"To seek to impose one’s ideals of an art museum, without considering how significantly the world has changed these last few decades, let alone these past few months, is nothing short of tone-deaf. Every one of us, especially in the arts, should be acting. The Everson is resolute in its decision to represent our community and will not miss out on an opportunity to create meaningful change.

In the "other" big deaccessioning story, the President of the Everson board defends the decision to sell a Pollock and use the proceeds to diversify its collection, including also the following:

"We see our role in this community as being much greater than retaining a single work of art, a status quo or the rigid sensibilities of a few critics, commentators and professional associations. We have something bigger in our hearts and minds, and it includes contributing most meaningfully to a community that is divided and hurting, preserving the talent of diverse artists still fighting barriers for entry and igniting the aspirations of young people who need to see themselves represented by artists."

Background, including comments from one of those critics, here.

Latest on the Baltimore Museum Deaccessioning

The LA Times: "A group of 23 prominent supporters of the Baltimore Museum of Art, including former trustees at the BMA and the nearby Walters Art Museum, has written to Maryland Atty. Gen. Brian Frosh and Secretary of State John C. Wobensmith to demand that they intervene to stop the impending sale of paintings from the storied museum’s collection."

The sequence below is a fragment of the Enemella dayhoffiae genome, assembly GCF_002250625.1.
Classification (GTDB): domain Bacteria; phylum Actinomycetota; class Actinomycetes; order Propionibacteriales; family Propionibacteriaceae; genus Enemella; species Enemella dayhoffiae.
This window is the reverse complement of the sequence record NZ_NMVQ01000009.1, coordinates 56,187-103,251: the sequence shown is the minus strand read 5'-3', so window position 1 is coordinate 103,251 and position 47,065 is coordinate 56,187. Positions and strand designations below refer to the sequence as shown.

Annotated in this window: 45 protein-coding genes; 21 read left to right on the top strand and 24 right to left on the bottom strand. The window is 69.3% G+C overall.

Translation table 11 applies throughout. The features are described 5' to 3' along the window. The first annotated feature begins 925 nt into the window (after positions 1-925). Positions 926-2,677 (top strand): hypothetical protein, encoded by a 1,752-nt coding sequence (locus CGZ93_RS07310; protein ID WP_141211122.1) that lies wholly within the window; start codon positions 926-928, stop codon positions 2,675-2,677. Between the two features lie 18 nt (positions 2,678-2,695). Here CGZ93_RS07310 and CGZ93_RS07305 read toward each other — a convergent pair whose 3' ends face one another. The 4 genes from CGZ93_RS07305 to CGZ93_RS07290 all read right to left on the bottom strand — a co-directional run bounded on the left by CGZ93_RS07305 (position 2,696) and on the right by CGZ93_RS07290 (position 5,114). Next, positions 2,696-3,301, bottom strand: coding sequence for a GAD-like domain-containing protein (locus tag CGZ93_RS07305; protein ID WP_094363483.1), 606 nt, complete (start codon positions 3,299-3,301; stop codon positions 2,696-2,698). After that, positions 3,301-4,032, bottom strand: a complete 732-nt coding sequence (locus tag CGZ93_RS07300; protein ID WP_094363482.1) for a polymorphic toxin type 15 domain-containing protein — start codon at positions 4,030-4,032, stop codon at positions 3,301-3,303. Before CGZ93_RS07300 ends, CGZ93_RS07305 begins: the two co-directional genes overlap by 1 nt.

Christopher Knight calls it "a blistering and closely argued six-page letter." Tyler Green has thoughts here. Lee Rosenbaum is here.

The museum's response -- including that "deaccessioning artworks from a museum's collection is a standard practice" -- can be read here.

The Baltimore Sun's editorial board weighs in here: "it’s an understandably painful pill for some to swallow. And change in general is uncomfortable. But we prefer to think of it not as closing a door on certain works by these white artists of the past, but instead opening the door to including diverse artists of the future, who would not have had the opportunity to be seen and appreciated in the same way in any other time in history, along with the new audience they could attract."